After over a year of being largely prevented from doing things in groups I feel like the luckiest man alive to have been part of four very special collective experiences in one week.

The first was in the beautiful surroundings of Regent’s Park in London. It was the Irish Chaplaincy meet up and the first time in almost a year and a half that most of us had seen one another in the flesh. Eighteen staff and volunteers were there and it was an absolute delight from start to finish. We strolled around the lake and through the rose garden, we sat for a while above the waterfall in the Japanese garden and chatted, we walked again, we basked in the sun, and then we had lunch from the café. One person sent a message the next day to say, “I enjoyed every second of it,” and that pretty well summed up the sentiments of everyone. We’re all looking forward to doing it again in July.

On my early morning walks through the Kent University campus I’d noticed that tents and food waggons had appeared on one of the lawns and it had an attractive looking vibe about it. It was the Summer Food Festival, with live music on Friday evenings, so a couple of days after Regents Park I was there with Yim Soon and our friends Marcus and Jenny. They had brought a bottle of wine and we had taken some nibbles. We chatted, we shared news about our children, we laughed, we wandered around the food stalls, we listened to the various student bands strutting their stuff on stage. There was a profound joy and excitement for me in being part of a collective experience. The food was good too. We went Thai, and I ended up eating a green chicken curry and rice and half of Yim Soon’s stir fry. I needed to get some carbs inside me in preparation for what I was doing the next day.

It was the idea of a guy called Lestor who likes cycling crazy distances (and at crazy speeds) and thought it would be fun for lots of people from the Canterbury Bicycle Club to ride crazy distances all on the same day. The ‘Tour of Kent’ included two groups of six doing a ridiculous 200 miles, starting at 5am, plus several groups doing the same 100-mile course and setting off at a more respectable 8am. I’d only tentatively signed up at the last minute (for the 100 miles!) as I hadn’t done much serious riding this year but I was so happy in the end to be part of it. Yet again, I was struck by the power of being part of a collective experience. My group passed other groups on the road and greetings were called out, and at our first café stop, 40 miles in, it was nice to see some people there that I’d done a 100-mile ride with last summer. It was a great treat as well to indulge in a bacon roll with my latte. That’s one of the best bacon rolls I’ll ever have, and I wasn’t sure I’d be able to move again to manage the remaining 60 miles. But manage it we did, even what turned out to be nearly 2000 metres of climbing. That included, after 70 miles, a 20% hill. It was brutal and there was some choice language expressed by some of the riders, partly directed towards the person who had designed the course (and then not come on the ride himself!), and a lot of funny comments later on the Club WhatsApp chat. It was lovely to see all the pictures and banter on the chat. Our collective experiences, both joyful and painful, create memories and the retelling of these memories and stories is one of the things that binds us together as humans.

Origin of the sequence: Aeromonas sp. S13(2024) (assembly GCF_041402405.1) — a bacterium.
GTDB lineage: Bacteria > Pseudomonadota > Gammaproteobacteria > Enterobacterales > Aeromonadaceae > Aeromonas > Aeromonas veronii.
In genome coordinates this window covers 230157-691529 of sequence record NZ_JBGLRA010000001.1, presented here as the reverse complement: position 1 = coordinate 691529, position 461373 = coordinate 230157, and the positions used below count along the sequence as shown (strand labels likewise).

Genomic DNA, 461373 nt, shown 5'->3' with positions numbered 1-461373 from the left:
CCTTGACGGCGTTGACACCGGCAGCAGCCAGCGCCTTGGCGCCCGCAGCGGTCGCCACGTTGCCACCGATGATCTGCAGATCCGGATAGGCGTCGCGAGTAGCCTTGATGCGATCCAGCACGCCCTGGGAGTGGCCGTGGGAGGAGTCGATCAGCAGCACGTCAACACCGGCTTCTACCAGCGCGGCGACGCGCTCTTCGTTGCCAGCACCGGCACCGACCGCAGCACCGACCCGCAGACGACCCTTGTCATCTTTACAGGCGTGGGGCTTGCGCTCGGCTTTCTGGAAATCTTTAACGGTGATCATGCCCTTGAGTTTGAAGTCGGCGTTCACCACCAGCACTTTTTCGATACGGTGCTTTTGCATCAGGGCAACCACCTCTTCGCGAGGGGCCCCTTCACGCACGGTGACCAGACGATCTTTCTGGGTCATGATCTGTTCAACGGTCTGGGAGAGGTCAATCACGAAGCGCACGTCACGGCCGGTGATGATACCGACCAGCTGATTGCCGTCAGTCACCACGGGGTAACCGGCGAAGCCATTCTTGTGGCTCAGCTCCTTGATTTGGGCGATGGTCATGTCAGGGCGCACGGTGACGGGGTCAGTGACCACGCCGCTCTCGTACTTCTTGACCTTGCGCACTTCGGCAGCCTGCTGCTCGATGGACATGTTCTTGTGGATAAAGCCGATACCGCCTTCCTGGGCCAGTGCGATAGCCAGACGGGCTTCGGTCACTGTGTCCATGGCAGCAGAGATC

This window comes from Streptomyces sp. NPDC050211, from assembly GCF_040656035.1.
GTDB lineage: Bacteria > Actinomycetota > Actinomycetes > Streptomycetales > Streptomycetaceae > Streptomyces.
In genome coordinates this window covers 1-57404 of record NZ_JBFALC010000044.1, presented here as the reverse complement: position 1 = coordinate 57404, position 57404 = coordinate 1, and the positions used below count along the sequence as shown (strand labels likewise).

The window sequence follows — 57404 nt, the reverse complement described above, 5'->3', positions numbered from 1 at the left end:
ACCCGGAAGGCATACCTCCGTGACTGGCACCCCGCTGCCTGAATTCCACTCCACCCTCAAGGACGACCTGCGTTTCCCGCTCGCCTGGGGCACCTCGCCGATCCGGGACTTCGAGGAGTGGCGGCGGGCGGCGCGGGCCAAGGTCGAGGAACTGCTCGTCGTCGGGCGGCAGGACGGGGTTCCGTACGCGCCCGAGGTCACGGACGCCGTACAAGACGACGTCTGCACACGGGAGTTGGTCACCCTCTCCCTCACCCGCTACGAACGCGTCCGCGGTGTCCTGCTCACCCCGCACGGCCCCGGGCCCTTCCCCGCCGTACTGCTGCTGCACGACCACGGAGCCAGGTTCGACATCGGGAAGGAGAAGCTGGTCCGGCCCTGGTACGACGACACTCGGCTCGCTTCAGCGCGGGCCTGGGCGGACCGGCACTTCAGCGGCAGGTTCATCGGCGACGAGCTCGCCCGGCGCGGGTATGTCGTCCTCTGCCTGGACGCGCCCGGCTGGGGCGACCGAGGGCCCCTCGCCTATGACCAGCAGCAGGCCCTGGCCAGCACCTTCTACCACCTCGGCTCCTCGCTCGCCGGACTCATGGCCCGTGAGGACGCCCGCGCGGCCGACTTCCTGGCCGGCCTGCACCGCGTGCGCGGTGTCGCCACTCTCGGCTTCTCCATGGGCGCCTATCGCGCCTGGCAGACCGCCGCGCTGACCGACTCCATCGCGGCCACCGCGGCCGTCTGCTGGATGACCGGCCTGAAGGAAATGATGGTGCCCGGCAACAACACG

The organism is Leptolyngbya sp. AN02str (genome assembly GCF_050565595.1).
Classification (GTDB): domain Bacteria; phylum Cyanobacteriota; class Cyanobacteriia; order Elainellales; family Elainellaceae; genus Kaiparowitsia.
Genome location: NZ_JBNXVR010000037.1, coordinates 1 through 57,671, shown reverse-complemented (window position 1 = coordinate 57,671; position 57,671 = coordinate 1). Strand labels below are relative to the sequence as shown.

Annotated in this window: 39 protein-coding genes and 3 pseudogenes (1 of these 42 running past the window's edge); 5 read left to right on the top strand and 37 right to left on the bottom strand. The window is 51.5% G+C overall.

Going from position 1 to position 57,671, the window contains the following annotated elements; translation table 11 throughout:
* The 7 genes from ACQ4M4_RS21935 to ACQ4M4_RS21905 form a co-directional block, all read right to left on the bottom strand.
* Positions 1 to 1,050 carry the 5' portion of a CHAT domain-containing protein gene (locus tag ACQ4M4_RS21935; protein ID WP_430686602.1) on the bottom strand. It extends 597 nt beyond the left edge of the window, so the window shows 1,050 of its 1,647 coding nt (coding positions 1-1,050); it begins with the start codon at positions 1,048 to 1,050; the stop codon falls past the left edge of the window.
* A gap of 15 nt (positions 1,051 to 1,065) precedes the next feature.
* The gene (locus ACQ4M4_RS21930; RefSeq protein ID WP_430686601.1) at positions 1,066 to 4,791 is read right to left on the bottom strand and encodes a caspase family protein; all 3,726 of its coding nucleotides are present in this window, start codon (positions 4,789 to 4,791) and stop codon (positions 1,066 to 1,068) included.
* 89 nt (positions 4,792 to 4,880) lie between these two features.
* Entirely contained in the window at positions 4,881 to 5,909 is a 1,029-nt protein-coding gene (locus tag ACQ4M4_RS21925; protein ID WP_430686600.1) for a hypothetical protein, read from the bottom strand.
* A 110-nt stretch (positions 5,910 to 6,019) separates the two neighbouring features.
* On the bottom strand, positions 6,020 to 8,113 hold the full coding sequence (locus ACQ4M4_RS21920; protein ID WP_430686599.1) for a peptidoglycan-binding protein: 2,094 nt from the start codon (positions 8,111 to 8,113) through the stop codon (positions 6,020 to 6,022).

The final collective experience was on the Tuesday evening and it was the fifteenth and final lesson of my Korean course. We’d also come on quite a journey together as a group and just like on the Tour of Kent there had been plenty of ups and downs on the way but how good it was to have made it to the end. My Korean had come on leaps and bounds and I had thoroughly enjoyed the deepening connections with this disparate collection of, mainly young, women from Germany, France, Russia, Spain, England and Korea. I had tentatively prepared a Korean song to sing at the end if there was a chance. It was an 80s hit and on a cassette tape that Yim Soon had once made for me. We sing it together occasionally at gatherings. The lesson, and the course, came to an end and I duly picked up my guitar and sang ‘Love is always in that place’ to the faces on the zoom screen and the teacher, who knew the song, told me afterwards that she’d been in tears.

I’m looking forward to my next collective experience, which happens to be another bike ride. More joy, more pain, more memories, more stories. And may love always be in that place.

 

 

Eddie Gilmore

Author Eddie Gilmore

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